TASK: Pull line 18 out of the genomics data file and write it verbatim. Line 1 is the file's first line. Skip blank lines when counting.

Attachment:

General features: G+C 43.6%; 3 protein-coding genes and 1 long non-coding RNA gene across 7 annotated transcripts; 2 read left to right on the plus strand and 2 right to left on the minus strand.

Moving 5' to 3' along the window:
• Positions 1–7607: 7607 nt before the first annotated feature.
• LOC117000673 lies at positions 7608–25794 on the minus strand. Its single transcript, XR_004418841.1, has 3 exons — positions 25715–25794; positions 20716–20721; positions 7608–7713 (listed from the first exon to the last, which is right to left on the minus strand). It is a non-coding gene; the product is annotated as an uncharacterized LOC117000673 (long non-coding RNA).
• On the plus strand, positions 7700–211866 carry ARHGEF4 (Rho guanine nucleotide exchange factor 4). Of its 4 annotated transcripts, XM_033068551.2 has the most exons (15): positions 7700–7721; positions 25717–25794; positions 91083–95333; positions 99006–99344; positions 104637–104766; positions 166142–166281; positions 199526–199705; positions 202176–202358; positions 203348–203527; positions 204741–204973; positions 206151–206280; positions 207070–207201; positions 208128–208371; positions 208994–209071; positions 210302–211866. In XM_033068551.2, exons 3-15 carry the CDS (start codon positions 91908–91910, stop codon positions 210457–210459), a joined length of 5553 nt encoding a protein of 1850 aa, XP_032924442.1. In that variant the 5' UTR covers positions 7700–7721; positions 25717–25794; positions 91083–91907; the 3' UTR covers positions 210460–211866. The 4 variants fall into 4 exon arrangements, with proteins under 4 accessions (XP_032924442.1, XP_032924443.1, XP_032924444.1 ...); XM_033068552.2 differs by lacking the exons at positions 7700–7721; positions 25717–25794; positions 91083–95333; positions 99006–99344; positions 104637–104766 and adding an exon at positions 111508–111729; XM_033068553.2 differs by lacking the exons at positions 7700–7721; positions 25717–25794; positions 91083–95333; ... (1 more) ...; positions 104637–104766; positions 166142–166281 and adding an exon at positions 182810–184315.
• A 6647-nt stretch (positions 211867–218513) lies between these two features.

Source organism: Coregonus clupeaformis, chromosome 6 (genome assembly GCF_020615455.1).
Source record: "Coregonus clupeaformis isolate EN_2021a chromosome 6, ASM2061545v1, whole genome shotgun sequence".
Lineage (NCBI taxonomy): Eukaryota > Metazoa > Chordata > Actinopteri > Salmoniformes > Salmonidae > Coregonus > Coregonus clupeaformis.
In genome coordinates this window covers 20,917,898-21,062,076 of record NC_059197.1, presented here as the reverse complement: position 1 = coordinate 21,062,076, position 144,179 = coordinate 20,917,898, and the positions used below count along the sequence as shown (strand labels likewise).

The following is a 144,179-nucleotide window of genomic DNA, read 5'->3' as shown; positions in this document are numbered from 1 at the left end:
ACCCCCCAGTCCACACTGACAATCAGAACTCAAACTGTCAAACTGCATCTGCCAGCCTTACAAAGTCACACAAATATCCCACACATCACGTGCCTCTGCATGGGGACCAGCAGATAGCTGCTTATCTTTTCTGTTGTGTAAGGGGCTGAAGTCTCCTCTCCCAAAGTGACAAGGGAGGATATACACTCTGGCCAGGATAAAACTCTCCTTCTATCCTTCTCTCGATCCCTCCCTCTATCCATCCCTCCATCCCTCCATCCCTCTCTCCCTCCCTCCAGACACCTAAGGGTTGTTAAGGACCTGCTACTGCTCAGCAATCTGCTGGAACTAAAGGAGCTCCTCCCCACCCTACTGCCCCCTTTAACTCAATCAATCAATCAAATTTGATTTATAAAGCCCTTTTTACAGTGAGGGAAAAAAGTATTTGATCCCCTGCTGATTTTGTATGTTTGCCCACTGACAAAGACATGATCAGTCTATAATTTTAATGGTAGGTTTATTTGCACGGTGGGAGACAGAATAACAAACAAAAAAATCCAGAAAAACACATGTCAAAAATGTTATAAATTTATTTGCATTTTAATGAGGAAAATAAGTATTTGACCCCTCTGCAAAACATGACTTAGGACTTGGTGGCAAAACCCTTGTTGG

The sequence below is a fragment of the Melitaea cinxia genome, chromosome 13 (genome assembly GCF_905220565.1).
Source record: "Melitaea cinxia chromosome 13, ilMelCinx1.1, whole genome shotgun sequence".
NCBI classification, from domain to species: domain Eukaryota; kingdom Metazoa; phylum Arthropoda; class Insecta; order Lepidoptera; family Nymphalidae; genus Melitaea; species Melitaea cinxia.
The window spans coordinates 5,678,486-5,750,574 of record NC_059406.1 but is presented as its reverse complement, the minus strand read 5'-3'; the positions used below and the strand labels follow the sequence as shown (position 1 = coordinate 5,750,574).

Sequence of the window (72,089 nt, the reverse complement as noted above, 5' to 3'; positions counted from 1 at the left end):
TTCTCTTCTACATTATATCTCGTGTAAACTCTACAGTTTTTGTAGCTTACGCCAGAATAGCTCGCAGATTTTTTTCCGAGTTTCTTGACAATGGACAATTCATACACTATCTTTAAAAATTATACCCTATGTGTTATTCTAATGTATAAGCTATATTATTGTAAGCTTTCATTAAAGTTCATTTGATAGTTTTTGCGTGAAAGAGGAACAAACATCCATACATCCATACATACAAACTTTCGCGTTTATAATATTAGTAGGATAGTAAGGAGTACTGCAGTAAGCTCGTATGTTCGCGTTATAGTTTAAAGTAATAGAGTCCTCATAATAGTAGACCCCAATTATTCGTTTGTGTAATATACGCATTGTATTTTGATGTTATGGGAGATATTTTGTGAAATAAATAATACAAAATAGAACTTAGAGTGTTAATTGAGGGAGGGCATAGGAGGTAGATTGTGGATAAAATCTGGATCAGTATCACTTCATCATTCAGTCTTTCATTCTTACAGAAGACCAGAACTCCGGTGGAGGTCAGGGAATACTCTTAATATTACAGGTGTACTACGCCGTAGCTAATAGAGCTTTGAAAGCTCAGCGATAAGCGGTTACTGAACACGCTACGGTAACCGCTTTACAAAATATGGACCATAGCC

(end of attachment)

TTCTCTTCTACATTATATCTCGTGTAAACTCTACAGTTTTTGTAGCTTACGCCAGAATAGCTCGCAGATTTTTTTCCGAGTTTCTTGACAATGGACAATTCATACACTATCTTTAAAAATTATACCCTATGTGTTATTCTAATGTATAAGCTATATTATTGTAAGCTTTCATTAAAGTTCATTTGATAGTTTTTGCGTGAAAGAGGAACAAACATCCATACATCCATACATACAAACTTTCGCGTTTATAATATTAGTAGGATAGTAAGGAGTACTGCAGTAAGCTCGTATGTTCGCGTTATAGTTTAAAGTAATAGAGTCCTCATAATAGTAGACCCCAATTATTCGTTTGTGTAATATACGCATTGTATTTTGATGTTATGGGAGATATTTTGTGAAATAAATAATACAAAATAGAACTTAGAGTGTTAATTGAGGGAGGGCATAGGAGGTAGATTGTGGATAAAATCTGGATCAGTATCACTTCATCATTCAGTCTTTCATTCTTACAGAAGACCAGAACTCCGGTGGAGGTCAGGGAATACTCTTAATATTACAGGTGTACTACGCCGTAGCTAATAGAGCTTTGAAAGCTCAGCGATAAGCGGTTACTGAACACGCTACGGTAACCGCTTTACAAAATATGGACCATAGCC